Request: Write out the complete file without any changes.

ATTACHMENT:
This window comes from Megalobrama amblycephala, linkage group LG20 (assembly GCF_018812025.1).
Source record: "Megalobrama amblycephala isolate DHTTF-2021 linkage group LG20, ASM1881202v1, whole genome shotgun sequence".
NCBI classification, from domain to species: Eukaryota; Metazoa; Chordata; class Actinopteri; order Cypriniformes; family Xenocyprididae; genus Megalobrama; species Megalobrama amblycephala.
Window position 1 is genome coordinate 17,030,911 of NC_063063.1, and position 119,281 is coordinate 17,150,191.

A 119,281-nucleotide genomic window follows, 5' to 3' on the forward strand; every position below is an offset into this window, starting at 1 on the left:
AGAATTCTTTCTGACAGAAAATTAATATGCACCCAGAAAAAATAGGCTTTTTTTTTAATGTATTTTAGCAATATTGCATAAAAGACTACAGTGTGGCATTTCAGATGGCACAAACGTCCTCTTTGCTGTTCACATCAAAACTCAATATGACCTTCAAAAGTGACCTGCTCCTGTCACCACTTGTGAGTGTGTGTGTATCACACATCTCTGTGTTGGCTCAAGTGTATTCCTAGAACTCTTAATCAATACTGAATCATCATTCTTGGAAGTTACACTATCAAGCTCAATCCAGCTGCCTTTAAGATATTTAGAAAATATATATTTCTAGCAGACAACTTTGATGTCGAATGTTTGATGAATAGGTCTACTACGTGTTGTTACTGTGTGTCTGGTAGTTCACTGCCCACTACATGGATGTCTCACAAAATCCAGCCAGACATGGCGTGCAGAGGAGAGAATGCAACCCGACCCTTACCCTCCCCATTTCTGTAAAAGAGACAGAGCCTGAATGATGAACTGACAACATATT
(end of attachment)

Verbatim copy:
This window comes from Megalobrama amblycephala, linkage group LG20 (assembly GCF_018812025.1).
Source record: "Megalobrama amblycephala isolate DHTTF-2021 linkage group LG20, ASM1881202v1, whole genome shotgun sequence".
NCBI classification, from domain to species: Eukaryota; Metazoa; Chordata; class Actinopteri; order Cypriniformes; family Xenocyprididae; genus Megalobrama; species Megalobrama amblycephala.
Window position 1 is genome coordinate 17,030,911 of NC_063063.1, and position 119,281 is coordinate 17,150,191.

A 119,281-nucleotide genomic window follows, 5' to 3' on the forward strand; every position below is an offset into this window, starting at 1 on the left:
AGAATTCTTTCTGACAGAAAATTAATATGCACCCAGAAAAAATAGGCTTTTTTTTTAATGTATTTTAGCAATATTGCATAAAAGACTACAGTGTGGCATTTCAGATGGCACAAACGTCCTCTTTGCTGTTCACATCAAAACTCAATATGACCTTCAAAAGTGACCTGCTCCTGTCACCACTTGTGAGTGTGTGTGTATCACACATCTCTGTGTTGGCTCAAGTGTATTCCTAGAACTCTTAATCAATACTGAATCATCATTCTTGGAAGTTACACTATCAAGCTCAATCCAGCTGCCTTTAAGATATTTAGAAAATATATATTTCTAGCAGACAACTTTGATGTCGAATGTTTGATGAATAGGTCTACTACGTGTTGTTACTGTGTGTCTGGTAGTTCACTGCCCACTACATGGATGTCTCACAAAATCCAGCCAGACATGGCGTGCAGAGGAGAGAATGCAACCCGACCCTTACCCTCCCCATTTCTGTAAAAGAGACAGAGCCTGAATGATGAACTGACAACATATT